[T]he Complainant can assert trademark rights when the Panel can conclude from the circumstances of the case and the evidence brought to its knowledge that the Complainant is the holder of a distinctive designation for a certain category of products or services.
Particularly in light of Respondent’s complete failure to counter the allegations of the Complaint, we are persuaded that Complainant has adequately made out a case for common law rights in its TALECRIS mark. We turn, then, to the companion question of confusing similarity as between the mark and the competing domain name.
As to this issue, the <mytalecris.com>
domain name incorporates Complainant’s mark in its entirety, and merely adds
the generic term “my.” In NIIT Ltd.
v. Parthasarathy Venkatram, D2000-0497 (WIPO Aug. 4, 2000) a panel found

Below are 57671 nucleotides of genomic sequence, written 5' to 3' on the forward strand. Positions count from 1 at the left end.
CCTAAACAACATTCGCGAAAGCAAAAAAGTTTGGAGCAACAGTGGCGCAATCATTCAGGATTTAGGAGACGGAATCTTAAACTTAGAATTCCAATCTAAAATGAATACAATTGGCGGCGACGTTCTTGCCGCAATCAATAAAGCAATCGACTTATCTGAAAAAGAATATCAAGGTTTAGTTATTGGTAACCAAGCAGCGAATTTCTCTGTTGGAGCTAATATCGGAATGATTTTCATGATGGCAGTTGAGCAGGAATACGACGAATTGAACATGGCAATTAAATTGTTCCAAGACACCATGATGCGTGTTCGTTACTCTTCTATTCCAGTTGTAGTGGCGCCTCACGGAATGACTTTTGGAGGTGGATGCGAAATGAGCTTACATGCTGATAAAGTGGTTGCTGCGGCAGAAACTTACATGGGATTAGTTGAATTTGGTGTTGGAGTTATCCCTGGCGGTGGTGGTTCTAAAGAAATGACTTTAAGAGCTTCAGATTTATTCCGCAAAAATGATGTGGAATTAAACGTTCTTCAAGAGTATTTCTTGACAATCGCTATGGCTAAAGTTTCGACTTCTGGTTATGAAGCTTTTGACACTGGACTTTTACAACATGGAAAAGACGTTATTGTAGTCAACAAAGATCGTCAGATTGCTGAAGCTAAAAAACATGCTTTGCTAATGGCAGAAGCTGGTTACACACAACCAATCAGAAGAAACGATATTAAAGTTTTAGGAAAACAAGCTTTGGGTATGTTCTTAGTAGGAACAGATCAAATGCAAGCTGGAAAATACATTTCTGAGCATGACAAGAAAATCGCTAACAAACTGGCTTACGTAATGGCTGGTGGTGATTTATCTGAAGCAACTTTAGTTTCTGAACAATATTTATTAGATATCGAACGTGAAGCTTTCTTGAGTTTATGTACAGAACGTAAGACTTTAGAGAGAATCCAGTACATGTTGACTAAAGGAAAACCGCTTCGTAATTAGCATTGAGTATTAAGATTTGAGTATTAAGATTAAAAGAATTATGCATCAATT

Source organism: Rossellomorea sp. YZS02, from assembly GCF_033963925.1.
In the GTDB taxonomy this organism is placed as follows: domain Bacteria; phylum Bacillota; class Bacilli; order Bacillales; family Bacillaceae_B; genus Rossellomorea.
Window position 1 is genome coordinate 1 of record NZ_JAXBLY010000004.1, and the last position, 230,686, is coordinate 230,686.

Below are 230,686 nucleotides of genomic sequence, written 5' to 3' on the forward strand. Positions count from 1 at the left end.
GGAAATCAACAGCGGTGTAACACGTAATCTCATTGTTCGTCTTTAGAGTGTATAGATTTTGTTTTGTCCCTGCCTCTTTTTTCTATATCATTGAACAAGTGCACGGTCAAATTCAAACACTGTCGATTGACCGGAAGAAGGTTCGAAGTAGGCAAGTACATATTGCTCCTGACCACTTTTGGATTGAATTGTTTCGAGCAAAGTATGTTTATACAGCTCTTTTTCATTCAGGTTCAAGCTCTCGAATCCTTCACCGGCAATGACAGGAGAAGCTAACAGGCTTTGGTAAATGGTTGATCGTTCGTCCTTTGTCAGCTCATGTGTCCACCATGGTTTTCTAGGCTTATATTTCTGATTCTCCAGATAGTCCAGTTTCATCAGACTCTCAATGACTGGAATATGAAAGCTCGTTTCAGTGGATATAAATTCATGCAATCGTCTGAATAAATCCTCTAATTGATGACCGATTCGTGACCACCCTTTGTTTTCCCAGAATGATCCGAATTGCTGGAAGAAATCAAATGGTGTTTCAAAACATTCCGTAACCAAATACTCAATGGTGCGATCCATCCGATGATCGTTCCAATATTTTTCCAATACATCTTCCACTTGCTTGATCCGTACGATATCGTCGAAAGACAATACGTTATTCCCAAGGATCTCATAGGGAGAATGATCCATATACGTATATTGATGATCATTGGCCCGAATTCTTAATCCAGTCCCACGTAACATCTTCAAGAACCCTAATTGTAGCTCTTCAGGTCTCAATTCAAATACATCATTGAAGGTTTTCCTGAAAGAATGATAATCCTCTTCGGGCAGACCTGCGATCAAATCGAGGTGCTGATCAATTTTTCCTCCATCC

that the “domain name ‘myniit.com,’ which incorporates the word NIIT as a
prominent part thereof, is confusingly similar to the Complainant’s trade name
and trademark NIIT.” We concur that the
addition of the generic term “my” to a complainant’s registered mark does not
sufficiently distinguish a competing domain name from that mark. See Arthur Guinness Son & Co. (
Respondent’s domain name has added to it the generic top-level domain (“gTLD”) “.com”. Because all domain names are required to have a top-level domain, the addition of the gTLD “.com” to Respondent’s domain name does not distinguish the domain name from the competing mark for the purposes of confusing similarity analysis. See Busy Body, Inc. v. Fitness Outlet Inc., D2000-0127 (WIPO Apr. 22, 2000):